Mayor forced to apologise

Mayor forced to apologise

Canning Mayor Patrick Hall apologised to council on March 15.

An allegation that the City of Canning council “cannot be trusted” has landed Mayor Patrick Hall in hot water, with the Local Government Standards Panel [LGSP] forcing Mr Hall to make a formal apology.

The LGSP found that Mr Hall committed a minor breach of the Local Government Act when he stated the Council could not be trusted at a Special Council Meeting on May 10, 2021.

The meeting was convened to discontinue the Chief Executive Officer recruitment process after a candidate disclosed a sitting councillor had provided them with confidential information.

During the meeting, Mr Hall said: “If you feel it is appropriate that the documentary evidence that might be the basis of an investigation by the Corruption and Crime Commission should be bandied around to a Council that has proven time after time that it cannot be trusted,”

The LGSP considered the complaint, lodged by then-deputy mayor Jesse Jacobs, on August 19, with Cr Jacobs alleging in his complaint that the comment reflected adversely on the council and council members, has no basis in fact.

In his response, Mr Hall stated his comments were factual, and there is ample relevant evidence that the City of Canning Council has been unable to retain confidential information and that sensitive information has been frequently leaked to the media, to agitators within the community and even to its own stakeholders.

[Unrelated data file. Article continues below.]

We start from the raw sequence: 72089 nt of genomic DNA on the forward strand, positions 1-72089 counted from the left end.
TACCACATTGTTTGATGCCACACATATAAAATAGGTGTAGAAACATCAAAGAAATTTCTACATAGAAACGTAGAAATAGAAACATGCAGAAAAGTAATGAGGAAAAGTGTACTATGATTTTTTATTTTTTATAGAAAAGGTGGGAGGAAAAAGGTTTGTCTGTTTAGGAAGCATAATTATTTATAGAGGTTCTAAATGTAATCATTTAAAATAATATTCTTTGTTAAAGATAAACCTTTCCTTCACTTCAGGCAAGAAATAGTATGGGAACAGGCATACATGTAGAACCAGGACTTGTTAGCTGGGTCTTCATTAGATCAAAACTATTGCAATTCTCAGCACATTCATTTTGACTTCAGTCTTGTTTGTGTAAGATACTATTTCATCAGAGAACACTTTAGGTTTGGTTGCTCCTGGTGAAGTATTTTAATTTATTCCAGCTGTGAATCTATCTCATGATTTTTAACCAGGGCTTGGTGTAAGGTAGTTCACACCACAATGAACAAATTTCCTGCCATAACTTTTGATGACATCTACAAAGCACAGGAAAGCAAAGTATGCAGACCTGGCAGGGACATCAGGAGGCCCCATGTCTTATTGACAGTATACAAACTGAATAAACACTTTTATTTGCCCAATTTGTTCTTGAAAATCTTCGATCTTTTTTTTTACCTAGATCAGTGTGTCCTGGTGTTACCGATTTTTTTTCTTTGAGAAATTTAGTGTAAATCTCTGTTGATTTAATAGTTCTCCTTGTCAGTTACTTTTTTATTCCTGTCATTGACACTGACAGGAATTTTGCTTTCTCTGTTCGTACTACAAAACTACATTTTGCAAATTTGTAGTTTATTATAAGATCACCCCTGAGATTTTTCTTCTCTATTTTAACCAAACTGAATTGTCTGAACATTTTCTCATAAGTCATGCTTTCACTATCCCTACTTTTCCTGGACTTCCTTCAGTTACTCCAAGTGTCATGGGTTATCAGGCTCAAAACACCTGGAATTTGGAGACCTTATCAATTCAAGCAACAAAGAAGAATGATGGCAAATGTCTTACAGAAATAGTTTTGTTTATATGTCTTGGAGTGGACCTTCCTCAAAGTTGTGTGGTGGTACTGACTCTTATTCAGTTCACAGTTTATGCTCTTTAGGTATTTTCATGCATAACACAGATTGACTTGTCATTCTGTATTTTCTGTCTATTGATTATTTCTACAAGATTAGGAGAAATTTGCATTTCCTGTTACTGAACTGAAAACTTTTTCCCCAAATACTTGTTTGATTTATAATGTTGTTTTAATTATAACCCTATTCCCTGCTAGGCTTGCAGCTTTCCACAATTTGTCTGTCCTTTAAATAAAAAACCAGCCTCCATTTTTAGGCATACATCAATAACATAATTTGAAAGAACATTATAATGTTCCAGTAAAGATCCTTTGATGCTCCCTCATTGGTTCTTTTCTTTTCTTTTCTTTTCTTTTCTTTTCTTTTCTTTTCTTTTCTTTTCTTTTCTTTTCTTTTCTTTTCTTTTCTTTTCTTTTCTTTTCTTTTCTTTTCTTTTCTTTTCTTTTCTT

He also stated the complaint from Cr Jacobs was trivial and also misconceived.

However, the Panel considered that the words “a Council has proven time and time again that it cannot be trusted” amounted to an adverse reflection.

Mr Hall was notified of the breach on November 10, 2021 and in a response to the panel on November 18, 2021, contested that no sanction should be imposed as he had an exemplary record as an elected member and is a person of integrity and honesty, and the finding would attract significant local and state-wide media which will reflect poorly on him personally and will cause him humiliation and embarrassment.

He also said that if a sanction was imposed, there would be other “unforeseen and far-reaching implications” with regard to him applying for Board and Committee positions.

Despite the panel noting the Mayor had showed genuine contrition, the panel found it fair and reasonable that Mayor Hall make a public apology to the Council.

The formal apology was made at the ordinary council meeting on March 15.